How the Flea080 fair celebrates ethnic crafts, folk art and indigenous games

How the Flea080 fair celebrates ethnic crafts, folk art and indigenous games

Saturday February 03, 2018,

4 min Read

This weekend promises opportunities for handicraft makers and design entrepreneurs – thanks to the Flea@080 arts and crafts fair in Bengaluru.

PhotoSparks is a weekly feature from YourStory, with photographs that celebrate the spirit of creativity and innovation. In this edition, we feature some of the arts and crafts at the Flea@080 market in Bengaluru.

In the earlier 170 posts, we brought you a wide range of creative photographs from an art festival, cartoon gallery. world music festival, telecom expo, millets fair, climate change expo, street art festival, wildlife conference, startup festival, Diwali rangoli, and jazz festival.

The Karnataka Chitrakala Parishat hosts a number of arts and crafts fairs in Bengaluru, including India’s largest art fair, Chitra Santhe (see my photo essay on the 2018 edition). This weekend, it hosts a flea market called, appropriately, Flea@080 (‘080’ is the phone code for Bengaluru city).

Dozens of stalls this year feature arts, crafts, clothes, decor, jewellery, footwear, pottery, upcycled products, organics, crystals, toys, and much more. Such flea markets are the perfect platform for SMEs, 'artrepreneurs' and designers from across India to showcase their wares - such as EthnicChic (Bengaluru), Prashanth Handicrafts (Bhubaneswar), and Ishma (Hyderabad).

One of the featured organisations is Chaya Nisarga, specialising in handicrafts and traditional Indian games. Tapping into heritage as a resource is not just about nostalgia or cultural preservation, but also good business sense. The company has been selling its games for over 15 years now, said its founder Ravishankar Shinde, in a chat with YourStory.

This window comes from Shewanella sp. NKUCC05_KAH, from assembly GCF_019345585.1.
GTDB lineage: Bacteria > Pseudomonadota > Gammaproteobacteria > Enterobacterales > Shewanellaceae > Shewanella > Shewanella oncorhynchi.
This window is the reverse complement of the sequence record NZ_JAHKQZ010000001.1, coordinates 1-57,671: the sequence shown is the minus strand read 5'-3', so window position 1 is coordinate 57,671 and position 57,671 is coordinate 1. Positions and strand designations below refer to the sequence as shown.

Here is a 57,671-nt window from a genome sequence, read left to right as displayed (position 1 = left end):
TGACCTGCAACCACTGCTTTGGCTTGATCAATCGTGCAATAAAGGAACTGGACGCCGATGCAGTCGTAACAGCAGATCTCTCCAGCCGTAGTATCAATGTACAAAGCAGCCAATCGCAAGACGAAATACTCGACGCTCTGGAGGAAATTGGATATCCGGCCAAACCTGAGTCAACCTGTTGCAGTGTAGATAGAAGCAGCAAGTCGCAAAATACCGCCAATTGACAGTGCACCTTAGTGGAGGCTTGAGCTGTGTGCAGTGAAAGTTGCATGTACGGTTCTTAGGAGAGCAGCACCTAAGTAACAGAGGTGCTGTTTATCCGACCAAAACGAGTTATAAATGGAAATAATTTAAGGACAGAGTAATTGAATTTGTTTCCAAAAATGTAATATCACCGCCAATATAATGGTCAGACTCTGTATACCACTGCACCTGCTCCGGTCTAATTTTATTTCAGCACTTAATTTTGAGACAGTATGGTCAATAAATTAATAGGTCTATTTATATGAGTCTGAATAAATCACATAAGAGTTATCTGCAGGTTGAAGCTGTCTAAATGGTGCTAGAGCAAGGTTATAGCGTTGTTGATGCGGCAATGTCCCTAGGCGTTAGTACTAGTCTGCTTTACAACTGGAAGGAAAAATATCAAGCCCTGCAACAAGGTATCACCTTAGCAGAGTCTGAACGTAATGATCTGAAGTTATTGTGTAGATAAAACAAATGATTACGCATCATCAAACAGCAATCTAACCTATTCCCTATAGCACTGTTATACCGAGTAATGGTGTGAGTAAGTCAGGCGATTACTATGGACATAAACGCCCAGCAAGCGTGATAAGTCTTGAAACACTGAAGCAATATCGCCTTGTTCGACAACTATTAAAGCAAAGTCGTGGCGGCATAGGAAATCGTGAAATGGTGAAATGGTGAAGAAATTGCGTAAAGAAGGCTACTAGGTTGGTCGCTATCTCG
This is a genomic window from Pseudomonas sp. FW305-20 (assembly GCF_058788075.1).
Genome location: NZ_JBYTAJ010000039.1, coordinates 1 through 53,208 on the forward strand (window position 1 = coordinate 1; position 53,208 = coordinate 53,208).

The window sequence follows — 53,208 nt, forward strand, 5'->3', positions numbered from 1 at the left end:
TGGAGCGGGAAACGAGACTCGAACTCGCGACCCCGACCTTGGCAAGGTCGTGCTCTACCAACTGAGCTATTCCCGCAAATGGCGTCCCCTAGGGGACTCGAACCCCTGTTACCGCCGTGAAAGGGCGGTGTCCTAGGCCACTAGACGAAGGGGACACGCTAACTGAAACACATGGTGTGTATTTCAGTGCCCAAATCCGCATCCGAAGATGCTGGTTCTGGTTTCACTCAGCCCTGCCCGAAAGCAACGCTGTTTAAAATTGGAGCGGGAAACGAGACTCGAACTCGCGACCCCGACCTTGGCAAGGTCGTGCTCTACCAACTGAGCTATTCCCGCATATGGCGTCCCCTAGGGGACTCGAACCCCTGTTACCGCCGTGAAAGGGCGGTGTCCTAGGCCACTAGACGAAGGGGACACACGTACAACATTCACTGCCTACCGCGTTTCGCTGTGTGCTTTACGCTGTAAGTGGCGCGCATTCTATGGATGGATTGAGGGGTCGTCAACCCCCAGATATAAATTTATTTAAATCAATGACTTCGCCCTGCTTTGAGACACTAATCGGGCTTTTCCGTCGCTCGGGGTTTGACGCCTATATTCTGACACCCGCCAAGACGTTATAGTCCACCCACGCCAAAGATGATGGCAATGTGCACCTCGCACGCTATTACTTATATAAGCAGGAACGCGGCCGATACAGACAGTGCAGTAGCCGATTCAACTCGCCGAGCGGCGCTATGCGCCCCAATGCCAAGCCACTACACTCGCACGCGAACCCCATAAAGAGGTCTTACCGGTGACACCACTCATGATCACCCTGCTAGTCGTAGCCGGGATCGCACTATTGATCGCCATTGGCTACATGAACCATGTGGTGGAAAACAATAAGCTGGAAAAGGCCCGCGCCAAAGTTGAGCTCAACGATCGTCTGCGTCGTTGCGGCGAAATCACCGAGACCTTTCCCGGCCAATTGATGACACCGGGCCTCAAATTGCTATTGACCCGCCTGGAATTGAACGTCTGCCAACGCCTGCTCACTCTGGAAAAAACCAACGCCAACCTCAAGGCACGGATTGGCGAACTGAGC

“Many Indians are not aware of the kinds of art forms that have been around for over 2,000 years,” said Roshni Puthukudi, founder of EthniChic. The engineer-designer brings these art forms to life to mainstream audiences by depicting them on product lines for daily use. These include lamp shades, decor, candle stands, hand mirrors, bangles, trinket boxes, mugs, coasters, trays, clothing, and accessories.

“Since I was inclined towards art from childhood, I was in a continuous journey of learning about these art forms. I feel good if I can educate even a small section of society about these art forms,” said Roshni. She practices Kerala mural, Kalamkari, Tholu Bommalatha, Gond, Phad, Pattachitra, Warli, and other design forms.

“There is a huge market for these art forms if presented in a modern format,” she explains. Her audience is fashion conscious, and wants to be connected to their roots as well. The product lines are also liked for gifting purposes.

Roshni worked for construction firms in Mumbai and Bangalore before the startup bug led her to design. Growing up in a defense background also helped – it exposed her to various art forms in India.

Indian crafts are also being brought into the digital age thanks to startups like Singapore-headquartered Shopmatic. The e-commerce enabler helps small entrepreneurs set up online stores with free templates, social media promotions, integrated payments, and shipping.

“We believe that every artist, every craftsman can truly leverage the Internet for their talent, businesses and ideas,” said Shenaz Bapooji, Chief Marketing Officer of Shopmatic. "Having spent 20 years at Ogilvy, I completely understand and appreciate the pain that goes into creating anything original. And I strongly believe that originality and creativity deserve expression,” she added.

The web can help design entrepreneurs reach beyond their circle of friends and family. This applies not just to students and freelancers but mom-preneurs and even retirees, according to Shenaz. “Seize the day and give your hobby wings,” she signs off.

Now what have you done lately to explore the beauty, value and power of art?

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